Sunday, March 18

Review: Sparkle 3 Genesis [Nintendo Switch eShop]


Not all games are meant to be about thrilling action or a meaningful story, sometimes it is satisfying just to sit down with a game that relaxes you and can simple be enjoyed at a slower pace. Throwing lush visuals and a sedated soundtrack at you on the surface Sparkle 3 Genesis is such a game. Unfortunately, even when relaxing the standards of gameplay there’s just simply not very much to it and that makes it hard to recommend.


My expectation, coming into it, was that it would be a bit like the early stage of the classic game Spore, where you’d start out as the lowest organism on the food chain and then slowly work your way up. There’s a certain eat or be eaten principle to these, with you needing to focus on avoiding anything bigger than you and feasting on anything smaller. While this concept is present to a minor degree it also implies far more action than you’ll find here. Sadly, it would also imply a far more coherent structure.

Rather than rely on simple pre-existing ideas and your instincts Sparkle 3 guides you by through a series of worlds with missions that you’ll be assigned when you run into stars that you’ll encounter. These allow you to get direction from what I assume is your creator giving you some purpose. Whether telling you to go dispose of some enemy creatures, navigate an area without running into the wrong areas on the walls, or escorting some other organisms to safety there is at least a little bit of variety to your tasks though most range from somewhat aggravating to merely dull. The glacial pacing of everything really begins to wear on you even while in the missions, but when you are sent somewhere else because you made a mistake and have to slowly swim back to the start it can really get irritating.


On top of the somewhat anemic gameplay there are just so many things in the game that same half-baked. The mini-map is often of marginal use and while there are structured parts to the environments you’re in anything beyond that is just empty and lacking in walls… it’s just a void. As you level up you’ll be able to choose whether to allocate points into either the red, blue, or green trees but while there are numbers and sliders there showing what you’ve chosen through many levels I have yet to detect what meaningful difference any of it made to gameplay. It does influence your appearance, though as far as I can tell that is mostly a matter of what color and general look you’ll have and not much more. Even as you get bigger you still seem to only eat the same colored pellets that are scattered about, and for every few you eat there’ll be a flash that doesn’t seem to mean anything but once in a while you’ll be able to level up. You constantly have indicators guiding you to the closest pellets of each color even though once you’re rolling you have no issue finding them and it would seem something quest-centric would have been far more useful since often finding your quest objectives is a tedious chore. While you’ll recoil and there’ll be a flash of red when you’re hit by an enemy creature as far as I can tell beyond that you seem immune to consequence from damage.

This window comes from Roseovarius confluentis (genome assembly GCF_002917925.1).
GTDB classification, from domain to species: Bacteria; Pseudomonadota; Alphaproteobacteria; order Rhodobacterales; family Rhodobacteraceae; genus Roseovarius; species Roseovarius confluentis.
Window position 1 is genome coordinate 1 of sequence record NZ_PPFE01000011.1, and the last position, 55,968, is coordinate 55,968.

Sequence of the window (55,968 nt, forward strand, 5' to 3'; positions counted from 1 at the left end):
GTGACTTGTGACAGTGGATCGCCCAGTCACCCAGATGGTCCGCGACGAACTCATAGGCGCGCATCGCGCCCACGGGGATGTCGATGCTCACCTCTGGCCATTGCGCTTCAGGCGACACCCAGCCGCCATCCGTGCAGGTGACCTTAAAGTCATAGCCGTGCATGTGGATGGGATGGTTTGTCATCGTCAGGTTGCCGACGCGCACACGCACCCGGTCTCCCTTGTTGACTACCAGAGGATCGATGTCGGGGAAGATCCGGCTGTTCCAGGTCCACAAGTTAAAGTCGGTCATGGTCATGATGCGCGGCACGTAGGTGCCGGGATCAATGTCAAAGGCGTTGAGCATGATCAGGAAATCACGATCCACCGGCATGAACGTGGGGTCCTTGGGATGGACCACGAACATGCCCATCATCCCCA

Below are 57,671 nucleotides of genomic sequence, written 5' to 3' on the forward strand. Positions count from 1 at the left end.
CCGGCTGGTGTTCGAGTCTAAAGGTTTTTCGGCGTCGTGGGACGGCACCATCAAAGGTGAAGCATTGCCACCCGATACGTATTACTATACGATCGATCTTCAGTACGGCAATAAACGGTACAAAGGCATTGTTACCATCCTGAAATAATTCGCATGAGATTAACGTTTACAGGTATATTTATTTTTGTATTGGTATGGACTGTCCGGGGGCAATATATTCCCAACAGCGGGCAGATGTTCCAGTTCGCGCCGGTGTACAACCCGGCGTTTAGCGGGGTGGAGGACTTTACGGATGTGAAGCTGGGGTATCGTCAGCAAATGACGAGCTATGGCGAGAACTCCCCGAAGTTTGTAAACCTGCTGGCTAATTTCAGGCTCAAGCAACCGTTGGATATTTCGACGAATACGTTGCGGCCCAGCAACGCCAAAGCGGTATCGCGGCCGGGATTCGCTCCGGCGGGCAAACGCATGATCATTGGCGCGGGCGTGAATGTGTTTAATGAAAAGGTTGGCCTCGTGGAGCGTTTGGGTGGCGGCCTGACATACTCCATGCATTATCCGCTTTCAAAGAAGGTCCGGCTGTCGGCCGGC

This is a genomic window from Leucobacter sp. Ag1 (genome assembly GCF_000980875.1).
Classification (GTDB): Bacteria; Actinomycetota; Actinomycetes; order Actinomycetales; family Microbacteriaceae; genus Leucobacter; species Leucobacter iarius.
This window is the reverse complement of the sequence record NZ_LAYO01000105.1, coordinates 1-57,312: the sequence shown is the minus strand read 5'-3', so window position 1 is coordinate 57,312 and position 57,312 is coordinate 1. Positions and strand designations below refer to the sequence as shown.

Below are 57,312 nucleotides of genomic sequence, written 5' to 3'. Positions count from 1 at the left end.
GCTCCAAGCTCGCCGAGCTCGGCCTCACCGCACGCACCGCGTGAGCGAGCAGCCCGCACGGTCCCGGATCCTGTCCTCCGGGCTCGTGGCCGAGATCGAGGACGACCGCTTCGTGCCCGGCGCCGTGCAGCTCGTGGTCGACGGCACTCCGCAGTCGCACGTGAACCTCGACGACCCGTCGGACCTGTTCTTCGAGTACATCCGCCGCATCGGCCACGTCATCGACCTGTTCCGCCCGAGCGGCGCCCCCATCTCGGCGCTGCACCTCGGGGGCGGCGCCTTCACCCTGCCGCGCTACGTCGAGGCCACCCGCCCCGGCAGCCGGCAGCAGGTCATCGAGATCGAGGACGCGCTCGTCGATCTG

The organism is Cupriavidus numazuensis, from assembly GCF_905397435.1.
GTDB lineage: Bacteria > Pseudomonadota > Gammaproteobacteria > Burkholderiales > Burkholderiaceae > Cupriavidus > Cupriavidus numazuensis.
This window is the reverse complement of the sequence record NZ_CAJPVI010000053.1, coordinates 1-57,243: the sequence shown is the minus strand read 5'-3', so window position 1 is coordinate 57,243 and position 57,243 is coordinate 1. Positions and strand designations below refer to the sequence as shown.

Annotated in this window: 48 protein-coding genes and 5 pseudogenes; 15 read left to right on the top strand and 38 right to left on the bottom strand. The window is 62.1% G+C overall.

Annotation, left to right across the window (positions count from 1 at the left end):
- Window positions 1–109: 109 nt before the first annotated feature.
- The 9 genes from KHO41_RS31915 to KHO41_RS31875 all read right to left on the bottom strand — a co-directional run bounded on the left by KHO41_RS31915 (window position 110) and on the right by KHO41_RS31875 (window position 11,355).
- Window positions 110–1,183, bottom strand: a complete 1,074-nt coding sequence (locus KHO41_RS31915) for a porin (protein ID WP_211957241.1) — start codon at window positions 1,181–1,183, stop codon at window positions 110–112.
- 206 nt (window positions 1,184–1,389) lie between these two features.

There’s just so much that is either unexplained or not terribly helpful it makes really enjoying the game difficult. I can appreciate its soothing qualities, combining its pretty looks with its very mellow music but beyond that I’d still like there to be a game worth playing. Unfortunately it seems to be in the midst of trying to pull of its own evolution of sorts and is being pulled in too many directions by a mishmash of incomplete ideas. I think there’s promise in this type of game being interesting, and have played games like it that are compelling, but Genesis has too many issues to recommend with any enthusiasm.

Score: 4

Pros:
  • Great aesthetics
  • Mellow and soothing music

Cons:
  • A seemingly-functionless upgrade system
  • Too many lapses in action and time wasted on simply getting in place
  • No apparent consequence for taking damage
  • Constant indicators showing where food is even though quickly they’re unnecessary whereas guidance for your current objective would have been far more useful